A woman who lost nine members of her family in a duck boat accident in Missouri that killed 17 people said she believes her children could have been saved if she could have grabbed life preservers, and recounted the harrowing details of her escape.
Tia Coleman’s husband, Glenn, and their three children — 1-year-old Arya, Evan, 7, and Reece, 9 — died after the duck boat on Table Rock Lake near Branson capsized in rough weather on Thursday and sank. A total of nine members of her family perished.
“When that water came over the boat I didn’t know what happened,” Coleman, of Indiana, said at a press conference at a hospital on Saturday. “I had my son next to me. But when the water filled up the boat … I couldn’t feel anybody, I couldn’t see. I just remember, ‘I’ve got to get out, I’ve got to get out.'”
Coleman said she hit her head on part of the boat, and the water was ice-cold, and she knew she was near the bottom of the lake. “As I was swimming up I was praying, ‘Lord, please let me get to my babies, I’ve got to get to my babies.”
She kicked to try and reach the surface, but felt she was sinking further. “I said, ‘Lord if I can’t make it, there’s no use in keeping me here’ and so I just let go,’” she said. “And I started floating.’”
The National Transportation Safety Board is investigating the accident, which occurred when the Ride the Ducks boat encountered trouble amid thunderstorms at around 7 p.m. local time (8 p.m. ET) Thursday.
NTSB Member Earl Weener said Saturday that winds were clocked at 73 mph, just two miles short of hurricane-force winds, and waves were 4 feet at the time.
Coleman said in a previous interview with NBC affiliate WTHR of Indianapolis that during the trip the captain told passengers where the life jackets were, but said they would not be needed.
“The biggest thing that stood out to me is, no matter what, I felt like if I was able to get a life jacket I could’ve saved my babies,” Coleman said Saturday. “Because they could’ve at least floated up to the top, and somebody could have grabbed them. And I wasn’t able to do that.”
When she reached the surface, battered by waves, she said people on a showboat nearby were jumping into the water saving people. Weener said Friday that employees from the showboat jumped in the water to save some survivors.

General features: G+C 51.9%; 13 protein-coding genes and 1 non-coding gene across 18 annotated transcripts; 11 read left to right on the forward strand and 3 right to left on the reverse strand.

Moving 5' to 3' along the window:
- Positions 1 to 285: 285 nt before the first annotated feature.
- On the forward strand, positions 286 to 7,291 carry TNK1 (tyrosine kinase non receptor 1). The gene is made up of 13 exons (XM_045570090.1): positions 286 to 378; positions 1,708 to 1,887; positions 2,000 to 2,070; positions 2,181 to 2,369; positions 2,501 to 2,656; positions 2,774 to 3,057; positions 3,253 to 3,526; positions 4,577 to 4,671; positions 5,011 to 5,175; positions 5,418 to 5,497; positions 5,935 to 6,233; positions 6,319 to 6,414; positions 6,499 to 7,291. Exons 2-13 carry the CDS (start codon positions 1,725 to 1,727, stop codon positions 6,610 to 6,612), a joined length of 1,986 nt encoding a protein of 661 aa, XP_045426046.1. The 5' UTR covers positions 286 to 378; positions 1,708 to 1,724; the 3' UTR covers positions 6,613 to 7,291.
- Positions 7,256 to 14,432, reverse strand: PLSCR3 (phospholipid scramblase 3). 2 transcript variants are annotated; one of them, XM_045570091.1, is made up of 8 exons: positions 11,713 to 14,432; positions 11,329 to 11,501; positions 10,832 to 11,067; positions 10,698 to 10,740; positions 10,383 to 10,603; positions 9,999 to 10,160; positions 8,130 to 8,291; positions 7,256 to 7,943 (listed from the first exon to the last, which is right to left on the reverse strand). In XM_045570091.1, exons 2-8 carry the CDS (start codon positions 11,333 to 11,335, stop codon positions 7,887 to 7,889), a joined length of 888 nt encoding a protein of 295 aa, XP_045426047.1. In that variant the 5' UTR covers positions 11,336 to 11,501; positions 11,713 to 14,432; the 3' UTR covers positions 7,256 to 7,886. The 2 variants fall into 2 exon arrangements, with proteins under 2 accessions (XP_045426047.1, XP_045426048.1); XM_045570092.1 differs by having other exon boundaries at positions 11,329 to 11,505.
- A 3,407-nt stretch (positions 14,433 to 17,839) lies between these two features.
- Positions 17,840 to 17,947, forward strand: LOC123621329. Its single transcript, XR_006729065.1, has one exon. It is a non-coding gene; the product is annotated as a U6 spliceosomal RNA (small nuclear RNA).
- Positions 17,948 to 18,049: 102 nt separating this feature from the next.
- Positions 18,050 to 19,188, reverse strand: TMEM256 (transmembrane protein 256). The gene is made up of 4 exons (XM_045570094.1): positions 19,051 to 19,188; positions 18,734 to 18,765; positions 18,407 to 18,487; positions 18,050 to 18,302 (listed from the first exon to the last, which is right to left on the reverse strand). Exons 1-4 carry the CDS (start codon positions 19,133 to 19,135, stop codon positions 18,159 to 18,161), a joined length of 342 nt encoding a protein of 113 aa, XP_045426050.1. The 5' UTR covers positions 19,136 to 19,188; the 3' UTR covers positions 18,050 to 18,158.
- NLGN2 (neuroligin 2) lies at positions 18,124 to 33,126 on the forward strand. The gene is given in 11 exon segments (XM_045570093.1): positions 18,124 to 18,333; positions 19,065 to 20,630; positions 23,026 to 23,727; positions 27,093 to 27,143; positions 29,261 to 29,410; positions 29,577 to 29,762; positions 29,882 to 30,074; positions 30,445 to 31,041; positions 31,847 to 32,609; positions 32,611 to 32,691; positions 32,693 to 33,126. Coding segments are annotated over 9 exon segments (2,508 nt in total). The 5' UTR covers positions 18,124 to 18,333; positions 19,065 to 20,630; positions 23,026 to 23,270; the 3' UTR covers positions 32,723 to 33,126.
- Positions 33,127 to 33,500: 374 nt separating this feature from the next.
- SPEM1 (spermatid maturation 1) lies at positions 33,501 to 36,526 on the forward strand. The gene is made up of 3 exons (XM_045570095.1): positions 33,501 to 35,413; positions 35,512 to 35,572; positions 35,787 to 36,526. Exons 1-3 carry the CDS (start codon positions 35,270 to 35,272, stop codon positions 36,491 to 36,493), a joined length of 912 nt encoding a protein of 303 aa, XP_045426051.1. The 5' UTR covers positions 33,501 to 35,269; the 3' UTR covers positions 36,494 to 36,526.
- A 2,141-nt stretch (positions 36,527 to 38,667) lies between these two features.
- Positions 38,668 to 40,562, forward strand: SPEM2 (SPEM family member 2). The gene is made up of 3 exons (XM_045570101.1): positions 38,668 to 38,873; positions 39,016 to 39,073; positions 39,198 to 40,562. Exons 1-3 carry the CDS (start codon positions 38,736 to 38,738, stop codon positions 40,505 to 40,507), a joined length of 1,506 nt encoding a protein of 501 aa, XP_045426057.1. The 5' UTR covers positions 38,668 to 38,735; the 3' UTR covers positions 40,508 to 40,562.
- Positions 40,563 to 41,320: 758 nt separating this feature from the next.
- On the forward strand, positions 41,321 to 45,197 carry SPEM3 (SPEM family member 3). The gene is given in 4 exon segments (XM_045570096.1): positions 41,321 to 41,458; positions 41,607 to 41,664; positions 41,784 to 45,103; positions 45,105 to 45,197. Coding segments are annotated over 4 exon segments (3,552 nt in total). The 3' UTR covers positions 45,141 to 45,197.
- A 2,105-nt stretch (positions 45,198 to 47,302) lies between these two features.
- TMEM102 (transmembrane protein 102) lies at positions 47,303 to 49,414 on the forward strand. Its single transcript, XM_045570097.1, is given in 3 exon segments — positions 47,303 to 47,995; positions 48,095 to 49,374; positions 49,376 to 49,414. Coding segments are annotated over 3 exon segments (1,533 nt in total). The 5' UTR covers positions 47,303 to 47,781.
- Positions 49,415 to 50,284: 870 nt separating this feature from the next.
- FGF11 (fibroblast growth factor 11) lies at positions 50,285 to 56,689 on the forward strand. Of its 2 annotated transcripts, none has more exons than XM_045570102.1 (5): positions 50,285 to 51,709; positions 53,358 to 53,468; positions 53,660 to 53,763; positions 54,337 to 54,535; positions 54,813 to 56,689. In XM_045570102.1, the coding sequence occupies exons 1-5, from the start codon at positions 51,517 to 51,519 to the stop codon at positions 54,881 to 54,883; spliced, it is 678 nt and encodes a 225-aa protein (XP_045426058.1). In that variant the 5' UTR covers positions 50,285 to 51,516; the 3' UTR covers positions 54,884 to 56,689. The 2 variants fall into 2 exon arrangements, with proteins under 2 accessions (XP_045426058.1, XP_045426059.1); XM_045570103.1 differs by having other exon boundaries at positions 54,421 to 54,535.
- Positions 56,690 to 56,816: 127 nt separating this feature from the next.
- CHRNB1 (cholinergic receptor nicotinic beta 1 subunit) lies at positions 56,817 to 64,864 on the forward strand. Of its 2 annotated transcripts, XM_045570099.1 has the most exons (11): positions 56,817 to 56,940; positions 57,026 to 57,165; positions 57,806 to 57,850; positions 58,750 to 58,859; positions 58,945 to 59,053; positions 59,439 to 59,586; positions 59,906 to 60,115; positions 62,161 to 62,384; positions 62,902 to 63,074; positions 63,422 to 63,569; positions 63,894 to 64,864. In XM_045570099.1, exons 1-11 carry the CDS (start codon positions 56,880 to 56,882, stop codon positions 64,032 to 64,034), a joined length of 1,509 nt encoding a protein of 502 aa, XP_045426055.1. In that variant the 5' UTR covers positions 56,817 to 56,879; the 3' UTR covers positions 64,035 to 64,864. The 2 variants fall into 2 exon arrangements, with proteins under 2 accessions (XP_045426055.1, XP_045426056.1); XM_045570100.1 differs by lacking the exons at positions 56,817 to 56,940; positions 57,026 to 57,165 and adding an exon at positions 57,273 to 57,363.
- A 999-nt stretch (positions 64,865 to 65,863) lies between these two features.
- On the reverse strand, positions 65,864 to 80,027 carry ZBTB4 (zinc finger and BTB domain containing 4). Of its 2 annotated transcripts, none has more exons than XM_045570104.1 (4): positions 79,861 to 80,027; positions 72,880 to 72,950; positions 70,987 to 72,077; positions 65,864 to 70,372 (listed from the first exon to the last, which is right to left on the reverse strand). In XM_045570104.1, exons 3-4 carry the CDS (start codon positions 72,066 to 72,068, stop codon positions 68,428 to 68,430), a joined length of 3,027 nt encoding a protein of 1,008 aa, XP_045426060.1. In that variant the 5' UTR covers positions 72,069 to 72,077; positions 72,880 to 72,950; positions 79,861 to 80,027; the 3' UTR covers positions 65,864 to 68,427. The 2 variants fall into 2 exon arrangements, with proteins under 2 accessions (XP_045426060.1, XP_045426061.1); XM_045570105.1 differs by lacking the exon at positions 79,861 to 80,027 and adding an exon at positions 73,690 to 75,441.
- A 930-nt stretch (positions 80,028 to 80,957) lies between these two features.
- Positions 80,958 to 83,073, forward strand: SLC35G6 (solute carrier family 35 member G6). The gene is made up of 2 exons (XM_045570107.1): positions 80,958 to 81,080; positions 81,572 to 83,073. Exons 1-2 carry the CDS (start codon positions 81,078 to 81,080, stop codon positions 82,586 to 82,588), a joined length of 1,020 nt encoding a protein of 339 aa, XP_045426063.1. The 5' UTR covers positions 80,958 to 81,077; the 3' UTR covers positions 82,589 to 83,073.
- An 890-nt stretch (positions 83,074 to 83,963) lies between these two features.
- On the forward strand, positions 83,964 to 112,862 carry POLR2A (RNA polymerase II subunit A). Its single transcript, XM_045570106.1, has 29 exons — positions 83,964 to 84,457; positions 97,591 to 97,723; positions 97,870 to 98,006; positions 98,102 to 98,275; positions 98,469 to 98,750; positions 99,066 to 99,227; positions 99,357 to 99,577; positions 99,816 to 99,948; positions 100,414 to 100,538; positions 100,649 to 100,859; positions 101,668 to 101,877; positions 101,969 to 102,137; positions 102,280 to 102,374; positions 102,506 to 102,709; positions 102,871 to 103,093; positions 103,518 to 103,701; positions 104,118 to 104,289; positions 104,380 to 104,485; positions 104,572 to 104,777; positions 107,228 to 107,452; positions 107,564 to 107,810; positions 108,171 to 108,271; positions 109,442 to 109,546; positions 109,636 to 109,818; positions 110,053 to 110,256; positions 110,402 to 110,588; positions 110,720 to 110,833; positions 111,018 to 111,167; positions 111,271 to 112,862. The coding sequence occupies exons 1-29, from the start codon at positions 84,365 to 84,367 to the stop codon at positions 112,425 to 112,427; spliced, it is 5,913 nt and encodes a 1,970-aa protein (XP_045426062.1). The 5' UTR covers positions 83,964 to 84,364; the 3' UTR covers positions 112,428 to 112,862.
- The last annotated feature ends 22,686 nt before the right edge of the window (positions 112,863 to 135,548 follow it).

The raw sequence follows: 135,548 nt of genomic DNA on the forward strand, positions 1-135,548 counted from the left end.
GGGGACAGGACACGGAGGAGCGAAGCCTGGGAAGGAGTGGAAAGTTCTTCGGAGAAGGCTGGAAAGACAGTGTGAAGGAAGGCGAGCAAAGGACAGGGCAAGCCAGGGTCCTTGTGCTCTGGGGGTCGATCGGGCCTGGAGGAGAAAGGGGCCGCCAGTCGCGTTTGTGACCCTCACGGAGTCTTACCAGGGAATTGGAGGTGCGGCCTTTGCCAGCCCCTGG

“They were, oh my God, jumping in saving people, they were throwing life rafts to everybody,” Coleman said. She said somehow she was able to reach the boat.
“These beautiful people, angels — I don’t know who they were, they pulled me up. And when they pulled me up from the boat, I didn’t see any of my family.”
“But I believe I survived by God and by good Samaritans,” she said. Coleman’s nephew was the only other member of the family on board that survived.
Weener, the NTSB member, said Saturday that a chief question will be when exactly the boat’s operators knew about the surprise storm and how they responded to the information.
U.S. Coast Guard officials said the operator, Ride the Ducks Branson, voluntarily halted its lake tours as the inquiry proceeds. Investigators have retrieved a video recorder from the duck boat that sank and it’s been sent to Washington for analysis, and they’ve also retrieved video from the second duck boat that was on the water at the same time.
Weener said the owner of Ride the Ducks Branson, Ripley Entertainment, has been cooperating fully with the investigation.
There were 29 passengers and two crew members aboard the boat that sank, Weener has said. Sixteen passengers and one crew member died in the accident.
Angela Coleman, 45; Belinda Coleman, 69; Ervin Coleman, 76; Glenn Coleman, 40; Horace Coleman, 70; and 1-year-old Arya Coleman; Maxwell Coleman, 2; Evan Coleman, 7; and Reece Coleman, 9, lost their lives.
Also killed in the accident were William Asher, 69; Rosemarie Hamann, 68; Janice Bright, 63; William Bright, 65; Leslie Dennison, 64; Bob Williams, 73; Steve Smith, 53; and Lance Smith, 15, according to the sheriff’s office.
Coleman said she’s never been through something this difficult. “I don’t know if there’s a recovery from it,” she said. She said she’s been getting through the tragedy with a lot of prayers, and thanked the support of family members and friends.
“Going home, I already know, is going to be completely difficult. I don’t know how I’m going to do it,” Coleman said. “Since I’ve had a home, it’s always been filled with little feet and laughter, and my husband.”
“I don’t know how I’m going to do it,” she said.